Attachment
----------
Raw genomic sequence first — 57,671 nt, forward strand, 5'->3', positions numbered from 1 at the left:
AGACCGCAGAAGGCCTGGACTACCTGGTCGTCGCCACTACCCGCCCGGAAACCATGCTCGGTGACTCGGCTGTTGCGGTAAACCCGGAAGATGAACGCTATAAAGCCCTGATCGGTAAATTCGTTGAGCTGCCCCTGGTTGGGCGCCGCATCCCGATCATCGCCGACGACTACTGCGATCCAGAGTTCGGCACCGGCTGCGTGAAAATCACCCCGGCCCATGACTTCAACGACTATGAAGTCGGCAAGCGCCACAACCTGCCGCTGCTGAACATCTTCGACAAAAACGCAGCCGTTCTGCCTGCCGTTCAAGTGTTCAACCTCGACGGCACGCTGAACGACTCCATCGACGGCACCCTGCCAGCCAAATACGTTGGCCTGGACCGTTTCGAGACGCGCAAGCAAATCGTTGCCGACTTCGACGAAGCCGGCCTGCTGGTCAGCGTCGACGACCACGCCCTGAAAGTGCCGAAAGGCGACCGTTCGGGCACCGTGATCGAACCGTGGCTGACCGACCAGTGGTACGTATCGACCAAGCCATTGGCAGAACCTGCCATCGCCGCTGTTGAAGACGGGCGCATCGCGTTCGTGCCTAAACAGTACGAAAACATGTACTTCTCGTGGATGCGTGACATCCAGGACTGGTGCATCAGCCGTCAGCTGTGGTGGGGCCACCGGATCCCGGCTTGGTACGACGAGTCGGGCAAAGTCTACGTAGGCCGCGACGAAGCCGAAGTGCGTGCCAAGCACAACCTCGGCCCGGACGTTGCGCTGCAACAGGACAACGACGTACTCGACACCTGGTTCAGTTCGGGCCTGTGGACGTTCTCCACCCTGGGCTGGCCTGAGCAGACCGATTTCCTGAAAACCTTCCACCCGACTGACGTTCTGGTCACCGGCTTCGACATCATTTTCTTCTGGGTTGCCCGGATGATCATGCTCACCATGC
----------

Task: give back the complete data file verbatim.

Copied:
Raw genomic sequence first — 57,671 nt, forward strand, 5'->3', positions numbered from 1 at the left:
AGACCGCAGAAGGCCTGGACTACCTGGTCGTCGCCACTACCCGCCCGGAAACCATGCTCGGTGACTCGGCTGTTGCGGTAAACCCGGAAGATGAACGCTATAAAGCCCTGATCGGTAAATTCGTTGAGCTGCCCCTGGTTGGGCGCCGCATCCCGATCATCGCCGACGACTACTGCGATCCAGAGTTCGGCACCGGCTGCGTGAAAATCACCCCGGCCCATGACTTCAACGACTATGAAGTCGGCAAGCGCCACAACCTGCCGCTGCTGAACATCTTCGACAAAAACGCAGCCGTTCTGCCTGCCGTTCAAGTGTTCAACCTCGACGGCACGCTGAACGACTCCATCGACGGCACCCTGCCAGCCAAATACGTTGGCCTGGACCGTTTCGAGACGCGCAAGCAAATCGTTGCCGACTTCGACGAAGCCGGCCTGCTGGTCAGCGTCGACGACCACGCCCTGAAAGTGCCGAAAGGCGACCGTTCGGGCACCGTGATCGAACCGTGGCTGACCGACCAGTGGTACGTATCGACCAAGCCATTGGCAGAACCTGCCATCGCCGCTGTTGAAGACGGGCGCATCGCGTTCGTGCCTAAACAGTACGAAAACATGTACTTCTCGTGGATGCGTGACATCCAGGACTGGTGCATCAGCCGTCAGCTGTGGTGGGGCCACCGGATCCCGGCTTGGTACGACGAGTCGGGCAAAGTCTACGTAGGCCGCGACGAAGCCGAAGTGCGTGCCAAGCACAACCTCGGCCCGGACGTTGCGCTGCAACAGGACAACGACGTACTCGACACCTGGTTCAGTTCGGGCCTGTGGACGTTCTCCACCCTGGGCTGGCCTGAGCAGACCGATTTCCTGAAAACCTTCCACCCGACTGACGTTCTGGTCACCGGCTTCGACATCATTTTCTTCTGGGTTGCCCGGATGATCATGCTCACCATGC